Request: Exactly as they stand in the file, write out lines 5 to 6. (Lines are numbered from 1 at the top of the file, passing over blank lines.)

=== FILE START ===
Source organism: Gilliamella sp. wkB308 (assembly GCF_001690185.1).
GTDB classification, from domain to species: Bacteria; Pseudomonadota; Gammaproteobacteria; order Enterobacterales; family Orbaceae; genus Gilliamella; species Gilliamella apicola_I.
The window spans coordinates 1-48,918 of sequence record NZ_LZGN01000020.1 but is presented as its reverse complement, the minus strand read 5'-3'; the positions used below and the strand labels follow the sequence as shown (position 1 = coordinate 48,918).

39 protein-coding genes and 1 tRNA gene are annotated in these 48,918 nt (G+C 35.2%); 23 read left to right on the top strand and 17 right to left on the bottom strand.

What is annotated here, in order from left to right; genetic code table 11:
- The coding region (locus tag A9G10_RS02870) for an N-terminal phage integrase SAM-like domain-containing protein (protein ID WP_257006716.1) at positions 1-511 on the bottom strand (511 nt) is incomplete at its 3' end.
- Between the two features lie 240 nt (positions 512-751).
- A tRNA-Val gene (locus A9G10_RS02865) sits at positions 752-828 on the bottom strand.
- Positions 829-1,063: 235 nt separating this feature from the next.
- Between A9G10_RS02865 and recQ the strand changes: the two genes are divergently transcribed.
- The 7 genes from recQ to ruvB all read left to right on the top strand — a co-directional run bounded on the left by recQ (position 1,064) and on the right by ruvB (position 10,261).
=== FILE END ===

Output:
What is annotated here, in order from left to right; genetic code table 11:
- The coding region (locus tag A9G10_RS02870) for an N-terminal phage integrase SAM-like domain-containing protein (protein ID WP_257006716.1) at positions 1-511 on the bottom strand (511 nt) is incomplete at its 3' end.